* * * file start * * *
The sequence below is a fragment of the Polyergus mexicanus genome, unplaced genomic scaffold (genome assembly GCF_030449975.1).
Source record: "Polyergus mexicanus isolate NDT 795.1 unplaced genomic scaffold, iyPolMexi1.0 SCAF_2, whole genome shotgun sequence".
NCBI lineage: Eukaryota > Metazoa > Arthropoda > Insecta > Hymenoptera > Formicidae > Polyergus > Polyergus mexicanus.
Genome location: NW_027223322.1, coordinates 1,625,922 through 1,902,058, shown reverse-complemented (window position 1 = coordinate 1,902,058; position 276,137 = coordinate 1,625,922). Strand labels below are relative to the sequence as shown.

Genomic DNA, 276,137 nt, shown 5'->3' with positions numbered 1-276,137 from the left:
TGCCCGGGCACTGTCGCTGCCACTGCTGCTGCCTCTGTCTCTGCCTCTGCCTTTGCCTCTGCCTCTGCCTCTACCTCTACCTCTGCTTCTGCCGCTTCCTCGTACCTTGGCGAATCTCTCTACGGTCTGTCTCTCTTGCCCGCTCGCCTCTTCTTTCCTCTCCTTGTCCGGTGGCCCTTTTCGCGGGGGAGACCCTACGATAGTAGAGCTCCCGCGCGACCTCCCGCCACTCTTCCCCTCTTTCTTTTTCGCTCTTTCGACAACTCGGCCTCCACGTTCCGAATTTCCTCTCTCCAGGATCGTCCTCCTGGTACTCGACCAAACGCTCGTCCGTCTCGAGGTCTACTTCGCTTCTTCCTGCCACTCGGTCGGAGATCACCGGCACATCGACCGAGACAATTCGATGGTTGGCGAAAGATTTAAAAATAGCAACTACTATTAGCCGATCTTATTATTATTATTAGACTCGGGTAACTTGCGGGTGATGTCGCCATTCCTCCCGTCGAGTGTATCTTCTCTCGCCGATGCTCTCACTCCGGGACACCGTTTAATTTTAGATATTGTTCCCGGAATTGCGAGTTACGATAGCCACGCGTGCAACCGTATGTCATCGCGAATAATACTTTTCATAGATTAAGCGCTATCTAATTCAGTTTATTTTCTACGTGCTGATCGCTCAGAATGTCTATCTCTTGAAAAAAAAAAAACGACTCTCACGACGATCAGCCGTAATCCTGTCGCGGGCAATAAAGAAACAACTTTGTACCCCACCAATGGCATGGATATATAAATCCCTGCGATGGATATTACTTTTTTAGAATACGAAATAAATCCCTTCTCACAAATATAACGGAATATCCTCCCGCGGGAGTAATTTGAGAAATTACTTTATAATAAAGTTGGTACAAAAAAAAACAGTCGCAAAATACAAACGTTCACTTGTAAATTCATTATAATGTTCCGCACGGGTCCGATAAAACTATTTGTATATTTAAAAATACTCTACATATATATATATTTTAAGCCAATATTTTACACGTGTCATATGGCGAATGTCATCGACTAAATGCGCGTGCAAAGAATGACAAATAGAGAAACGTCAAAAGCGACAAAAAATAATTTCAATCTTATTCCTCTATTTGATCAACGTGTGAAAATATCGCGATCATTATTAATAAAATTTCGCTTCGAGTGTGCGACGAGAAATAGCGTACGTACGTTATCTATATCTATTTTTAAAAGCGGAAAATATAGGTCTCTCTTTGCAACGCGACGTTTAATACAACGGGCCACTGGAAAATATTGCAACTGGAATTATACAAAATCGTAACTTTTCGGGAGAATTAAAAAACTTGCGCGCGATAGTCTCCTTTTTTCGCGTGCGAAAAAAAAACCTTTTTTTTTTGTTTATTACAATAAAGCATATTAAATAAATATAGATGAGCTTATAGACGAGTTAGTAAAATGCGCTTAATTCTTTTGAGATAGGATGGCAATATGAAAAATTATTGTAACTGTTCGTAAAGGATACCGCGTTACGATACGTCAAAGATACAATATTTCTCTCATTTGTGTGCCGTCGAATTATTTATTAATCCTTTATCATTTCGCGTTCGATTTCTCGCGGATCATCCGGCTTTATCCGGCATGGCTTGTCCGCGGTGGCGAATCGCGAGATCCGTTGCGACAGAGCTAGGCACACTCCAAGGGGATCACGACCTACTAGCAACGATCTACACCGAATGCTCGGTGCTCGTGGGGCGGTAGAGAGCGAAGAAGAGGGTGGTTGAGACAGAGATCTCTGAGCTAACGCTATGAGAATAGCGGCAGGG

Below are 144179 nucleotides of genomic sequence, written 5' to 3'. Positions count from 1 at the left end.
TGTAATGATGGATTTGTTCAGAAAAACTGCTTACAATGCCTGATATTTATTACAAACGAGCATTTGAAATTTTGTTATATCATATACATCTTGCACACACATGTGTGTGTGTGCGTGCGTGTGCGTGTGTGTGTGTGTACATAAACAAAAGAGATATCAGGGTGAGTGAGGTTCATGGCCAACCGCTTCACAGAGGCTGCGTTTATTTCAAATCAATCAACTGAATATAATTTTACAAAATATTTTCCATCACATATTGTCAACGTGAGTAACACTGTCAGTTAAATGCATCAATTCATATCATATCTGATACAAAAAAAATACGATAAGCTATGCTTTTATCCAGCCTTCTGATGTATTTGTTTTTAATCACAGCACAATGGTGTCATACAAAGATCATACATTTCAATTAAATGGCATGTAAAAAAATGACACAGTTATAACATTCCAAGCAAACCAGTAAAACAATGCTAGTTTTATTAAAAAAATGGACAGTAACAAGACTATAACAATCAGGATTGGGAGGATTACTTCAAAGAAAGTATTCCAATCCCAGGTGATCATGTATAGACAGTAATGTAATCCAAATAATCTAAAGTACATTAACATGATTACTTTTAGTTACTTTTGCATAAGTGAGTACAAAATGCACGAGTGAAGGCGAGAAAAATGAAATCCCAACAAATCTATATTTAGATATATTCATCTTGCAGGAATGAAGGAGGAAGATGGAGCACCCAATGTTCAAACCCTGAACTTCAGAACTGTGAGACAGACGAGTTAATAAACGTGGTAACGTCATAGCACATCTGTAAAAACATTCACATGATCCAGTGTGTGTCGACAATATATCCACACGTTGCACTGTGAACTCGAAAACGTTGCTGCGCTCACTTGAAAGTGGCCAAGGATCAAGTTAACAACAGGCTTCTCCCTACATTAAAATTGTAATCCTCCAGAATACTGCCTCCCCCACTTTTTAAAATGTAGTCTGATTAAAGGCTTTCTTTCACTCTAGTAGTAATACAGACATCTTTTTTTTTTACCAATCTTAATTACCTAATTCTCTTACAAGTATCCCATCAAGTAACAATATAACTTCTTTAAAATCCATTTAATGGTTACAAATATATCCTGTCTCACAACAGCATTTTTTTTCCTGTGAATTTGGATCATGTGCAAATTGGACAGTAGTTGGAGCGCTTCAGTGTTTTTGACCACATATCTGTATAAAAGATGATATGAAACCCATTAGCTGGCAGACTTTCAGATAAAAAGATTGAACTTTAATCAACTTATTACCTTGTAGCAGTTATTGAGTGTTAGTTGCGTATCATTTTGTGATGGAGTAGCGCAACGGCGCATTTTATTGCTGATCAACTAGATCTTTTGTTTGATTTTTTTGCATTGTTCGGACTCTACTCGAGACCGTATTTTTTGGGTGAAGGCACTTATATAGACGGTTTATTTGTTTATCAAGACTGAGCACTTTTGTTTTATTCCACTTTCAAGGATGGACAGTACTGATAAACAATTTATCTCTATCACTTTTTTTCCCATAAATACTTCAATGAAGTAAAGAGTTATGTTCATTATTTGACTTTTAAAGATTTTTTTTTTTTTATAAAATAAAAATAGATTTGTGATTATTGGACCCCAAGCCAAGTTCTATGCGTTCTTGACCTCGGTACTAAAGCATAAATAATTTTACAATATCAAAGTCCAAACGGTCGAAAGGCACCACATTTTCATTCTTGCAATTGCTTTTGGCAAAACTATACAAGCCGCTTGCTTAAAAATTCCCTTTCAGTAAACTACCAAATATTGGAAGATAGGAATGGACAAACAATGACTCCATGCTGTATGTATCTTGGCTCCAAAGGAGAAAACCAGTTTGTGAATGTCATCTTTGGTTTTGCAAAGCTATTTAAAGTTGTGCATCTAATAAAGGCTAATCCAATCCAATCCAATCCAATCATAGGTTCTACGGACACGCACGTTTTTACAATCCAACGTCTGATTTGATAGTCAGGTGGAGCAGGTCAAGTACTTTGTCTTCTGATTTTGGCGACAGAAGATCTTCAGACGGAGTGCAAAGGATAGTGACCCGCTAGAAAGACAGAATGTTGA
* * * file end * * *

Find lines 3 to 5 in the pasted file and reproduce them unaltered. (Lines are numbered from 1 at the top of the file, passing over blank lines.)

NCBI lineage: Eukaryota > Metazoa > Arthropoda > Insecta > Hymenoptera > Formicidae > Polyergus > Polyergus mexicanus.
Genome location: NW_027223322.1, coordinates 1,625,922 through 1,902,058, shown reverse-complemented (window position 1 = coordinate 1,902,058; position 276,137 = coordinate 1,625,922). Strand labels below are relative to the sequence as shown.

Genomic DNA, 276,137 nt, shown 5'->3' with positions numbered 1-276,137 from the left: